New York State Assemblyman George M. Michaels
By Emily Ullman
Academy for the Advancement of Science and Technology in Hackensack, New Jersey
In the words of John F. Kennedy, an act of political courage is one in which a man’s “loyalty to [his] nation triumph[s] over all personal and political considerations…” (Kennedy, 18) This courage is the ultimate test of a politician, a test in which individual convictions are set against outside pressures. George M. Michaels, a New York State Assemblyman, surmounted this test and performed such an act of political courage on April 9, 1970.
Before the landmark U.S. Supreme Court case Roe v. Wade, each state was permitted to enact its own legislation with regard to abortion. The criminalization of abortion had spread from England to America in the first half of the nineteenth century. By 1900, almost all state legislatures had laws outlawing any attempt at ending a pregnancy except for a threat to the mother’s life, and even disseminating information about abortion or birth control was a criminal offense. The pro-birth control movement, and with it a fledgling abortion rights movement, sprang up almost immediately. By 1970, critical test cases were being pushed through the courts across the country. In New York, the combined impetus of a lawsuit, Abramowicz v. Lefkowitz, brought by three hundred women, and the determined efforts of Assemblywoman Constance Cook forced a bill to repeal the anti-abortion laws to the floor of the State Legislature. There it would be the subject of one of the most bitter debates in the history of that body.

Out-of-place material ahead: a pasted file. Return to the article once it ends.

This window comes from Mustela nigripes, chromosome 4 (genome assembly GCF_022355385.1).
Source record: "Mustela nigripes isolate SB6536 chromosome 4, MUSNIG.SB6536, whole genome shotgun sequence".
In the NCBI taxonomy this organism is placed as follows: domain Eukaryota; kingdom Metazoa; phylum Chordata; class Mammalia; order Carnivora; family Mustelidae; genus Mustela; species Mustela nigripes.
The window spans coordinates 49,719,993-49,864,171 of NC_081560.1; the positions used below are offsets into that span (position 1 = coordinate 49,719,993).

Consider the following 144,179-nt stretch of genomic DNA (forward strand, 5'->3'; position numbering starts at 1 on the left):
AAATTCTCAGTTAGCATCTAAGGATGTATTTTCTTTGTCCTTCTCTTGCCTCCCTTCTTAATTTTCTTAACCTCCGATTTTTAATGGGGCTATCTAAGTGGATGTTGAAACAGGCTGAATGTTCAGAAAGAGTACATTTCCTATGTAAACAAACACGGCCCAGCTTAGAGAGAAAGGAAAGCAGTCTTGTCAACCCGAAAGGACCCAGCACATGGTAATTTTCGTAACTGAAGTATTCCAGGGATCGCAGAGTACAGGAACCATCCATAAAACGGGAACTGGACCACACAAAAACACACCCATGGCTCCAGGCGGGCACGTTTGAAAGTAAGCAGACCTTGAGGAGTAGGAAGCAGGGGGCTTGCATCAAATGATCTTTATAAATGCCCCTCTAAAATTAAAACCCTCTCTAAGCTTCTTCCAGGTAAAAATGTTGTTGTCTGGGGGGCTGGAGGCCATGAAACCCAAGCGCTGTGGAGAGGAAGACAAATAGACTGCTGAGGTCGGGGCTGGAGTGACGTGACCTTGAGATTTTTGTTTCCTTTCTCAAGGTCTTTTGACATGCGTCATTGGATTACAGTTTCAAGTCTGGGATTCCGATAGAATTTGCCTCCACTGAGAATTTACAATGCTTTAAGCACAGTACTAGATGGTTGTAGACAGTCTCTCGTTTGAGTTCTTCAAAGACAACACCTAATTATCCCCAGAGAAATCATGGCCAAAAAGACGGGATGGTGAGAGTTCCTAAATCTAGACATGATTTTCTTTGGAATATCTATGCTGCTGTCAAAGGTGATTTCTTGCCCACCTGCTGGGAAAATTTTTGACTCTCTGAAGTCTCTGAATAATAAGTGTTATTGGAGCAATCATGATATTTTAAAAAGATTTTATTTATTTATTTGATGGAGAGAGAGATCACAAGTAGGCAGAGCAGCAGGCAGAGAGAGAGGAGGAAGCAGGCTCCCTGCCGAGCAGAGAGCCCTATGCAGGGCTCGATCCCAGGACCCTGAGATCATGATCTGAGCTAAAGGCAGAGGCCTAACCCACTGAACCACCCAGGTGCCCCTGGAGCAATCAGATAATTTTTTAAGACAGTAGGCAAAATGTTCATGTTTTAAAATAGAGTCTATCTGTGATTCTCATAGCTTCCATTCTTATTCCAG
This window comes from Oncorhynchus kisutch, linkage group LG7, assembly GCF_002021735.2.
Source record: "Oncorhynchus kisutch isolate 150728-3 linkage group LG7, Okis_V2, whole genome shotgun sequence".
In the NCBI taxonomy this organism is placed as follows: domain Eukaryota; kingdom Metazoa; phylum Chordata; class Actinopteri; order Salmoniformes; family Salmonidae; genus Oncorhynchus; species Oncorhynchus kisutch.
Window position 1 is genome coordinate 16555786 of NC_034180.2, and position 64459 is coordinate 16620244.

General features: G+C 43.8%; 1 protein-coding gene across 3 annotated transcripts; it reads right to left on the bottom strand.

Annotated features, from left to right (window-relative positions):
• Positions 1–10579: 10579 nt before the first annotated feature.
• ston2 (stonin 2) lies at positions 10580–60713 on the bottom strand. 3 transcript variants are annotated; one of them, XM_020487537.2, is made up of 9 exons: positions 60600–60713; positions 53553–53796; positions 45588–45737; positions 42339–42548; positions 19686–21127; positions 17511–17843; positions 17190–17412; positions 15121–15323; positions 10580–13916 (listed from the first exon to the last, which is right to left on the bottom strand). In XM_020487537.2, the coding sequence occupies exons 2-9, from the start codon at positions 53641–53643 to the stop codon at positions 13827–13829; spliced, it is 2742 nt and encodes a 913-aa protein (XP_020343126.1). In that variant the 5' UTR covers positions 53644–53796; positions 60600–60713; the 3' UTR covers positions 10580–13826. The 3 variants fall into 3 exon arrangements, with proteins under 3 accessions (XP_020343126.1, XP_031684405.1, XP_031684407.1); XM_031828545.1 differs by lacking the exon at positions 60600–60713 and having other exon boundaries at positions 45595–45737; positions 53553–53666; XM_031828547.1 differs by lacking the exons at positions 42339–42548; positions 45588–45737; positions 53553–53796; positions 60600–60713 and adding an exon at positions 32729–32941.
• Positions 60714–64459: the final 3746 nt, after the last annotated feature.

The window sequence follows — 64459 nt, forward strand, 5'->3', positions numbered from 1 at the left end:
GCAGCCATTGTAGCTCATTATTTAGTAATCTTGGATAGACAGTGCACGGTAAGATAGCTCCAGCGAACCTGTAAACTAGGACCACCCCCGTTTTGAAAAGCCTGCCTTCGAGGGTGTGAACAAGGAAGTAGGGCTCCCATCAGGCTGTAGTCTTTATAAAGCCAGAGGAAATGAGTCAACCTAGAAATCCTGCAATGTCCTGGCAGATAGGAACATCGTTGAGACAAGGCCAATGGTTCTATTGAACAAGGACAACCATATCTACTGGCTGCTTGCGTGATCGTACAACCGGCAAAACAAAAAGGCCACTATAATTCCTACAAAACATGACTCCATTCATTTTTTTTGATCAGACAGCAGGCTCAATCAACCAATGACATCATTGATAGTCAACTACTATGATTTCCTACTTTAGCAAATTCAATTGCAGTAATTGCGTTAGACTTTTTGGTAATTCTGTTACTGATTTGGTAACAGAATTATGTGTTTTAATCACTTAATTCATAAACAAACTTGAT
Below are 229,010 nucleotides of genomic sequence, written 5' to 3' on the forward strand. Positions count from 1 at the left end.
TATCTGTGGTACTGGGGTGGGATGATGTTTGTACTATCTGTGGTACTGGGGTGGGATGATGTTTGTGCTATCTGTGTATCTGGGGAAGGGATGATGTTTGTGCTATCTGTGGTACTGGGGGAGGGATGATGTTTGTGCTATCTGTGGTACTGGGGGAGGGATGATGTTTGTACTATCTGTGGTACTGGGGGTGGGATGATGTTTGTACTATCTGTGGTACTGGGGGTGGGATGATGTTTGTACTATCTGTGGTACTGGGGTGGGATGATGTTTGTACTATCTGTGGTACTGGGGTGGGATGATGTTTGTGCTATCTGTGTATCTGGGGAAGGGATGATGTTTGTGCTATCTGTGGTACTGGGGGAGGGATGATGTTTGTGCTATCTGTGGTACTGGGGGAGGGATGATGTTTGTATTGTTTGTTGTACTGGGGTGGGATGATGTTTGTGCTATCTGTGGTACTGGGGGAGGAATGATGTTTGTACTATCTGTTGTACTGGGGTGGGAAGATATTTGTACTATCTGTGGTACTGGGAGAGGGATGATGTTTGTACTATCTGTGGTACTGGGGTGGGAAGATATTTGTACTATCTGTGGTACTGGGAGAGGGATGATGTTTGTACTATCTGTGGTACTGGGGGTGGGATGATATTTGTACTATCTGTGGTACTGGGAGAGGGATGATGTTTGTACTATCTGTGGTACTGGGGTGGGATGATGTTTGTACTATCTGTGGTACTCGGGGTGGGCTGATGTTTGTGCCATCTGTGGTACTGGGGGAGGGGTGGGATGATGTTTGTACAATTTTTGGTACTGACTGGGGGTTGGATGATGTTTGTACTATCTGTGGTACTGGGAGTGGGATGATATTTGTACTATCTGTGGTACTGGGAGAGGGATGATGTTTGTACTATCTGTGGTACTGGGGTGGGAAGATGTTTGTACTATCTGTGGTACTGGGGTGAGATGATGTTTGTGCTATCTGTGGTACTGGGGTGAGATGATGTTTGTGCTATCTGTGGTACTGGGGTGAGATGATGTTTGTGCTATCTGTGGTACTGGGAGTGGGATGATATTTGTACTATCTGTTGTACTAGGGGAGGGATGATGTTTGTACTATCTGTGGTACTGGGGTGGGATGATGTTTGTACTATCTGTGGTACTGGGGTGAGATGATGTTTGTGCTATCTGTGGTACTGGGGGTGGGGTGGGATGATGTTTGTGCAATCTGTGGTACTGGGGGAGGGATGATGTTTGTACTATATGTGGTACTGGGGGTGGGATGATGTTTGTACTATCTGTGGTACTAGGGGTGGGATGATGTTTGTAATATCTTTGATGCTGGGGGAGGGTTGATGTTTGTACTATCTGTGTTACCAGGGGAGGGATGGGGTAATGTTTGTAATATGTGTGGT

The repeal bill provided for legal, on-demand abortions during the first 24 weeks of pregnancy. It had already been passed by the state Senate after five grueling hours of debate, 31 to 26. In the three weeks separating the two votes, the pressure on the assemblymen was intense. The Catholic Church, in particular, had mobilized its clergy to persuade religious legislators to vote against the bill. Constance Cook, the bill’s sponsor, determined that 75 votes would be the number necessary to pass the measure.
With a full gallery, the Assembly met on April 9th to determine the fate of the New York abortion law. At 4:30, the final roll call was taken. As the clerk tallied the votes, it became clear that a count of 74 to 74 had left the repeal movement one vote short. Before the bill could be officially announced as defeated, however, George Michaels, an assemblyman from upstate Cayuga County who had originally voted “No,” rose to his feet. Shaking, he spoke to the legislature about his family’s support of the bill and the pain he had felt for voting against it previously. Finally, as the chamber sat in hushed silence, he said “What’s the use of getting elected if you don’t stand for something. I realize, Mr. Speaker, that I am terminating my political career, but I cannot in good conscience sit here and allow my vote to be the one that defeats this bill – I ask that my vote be changed from ‘No’ to ‘Yes’” (Saxon) As the floor erupted, Michaels put his head down on his desk and cried.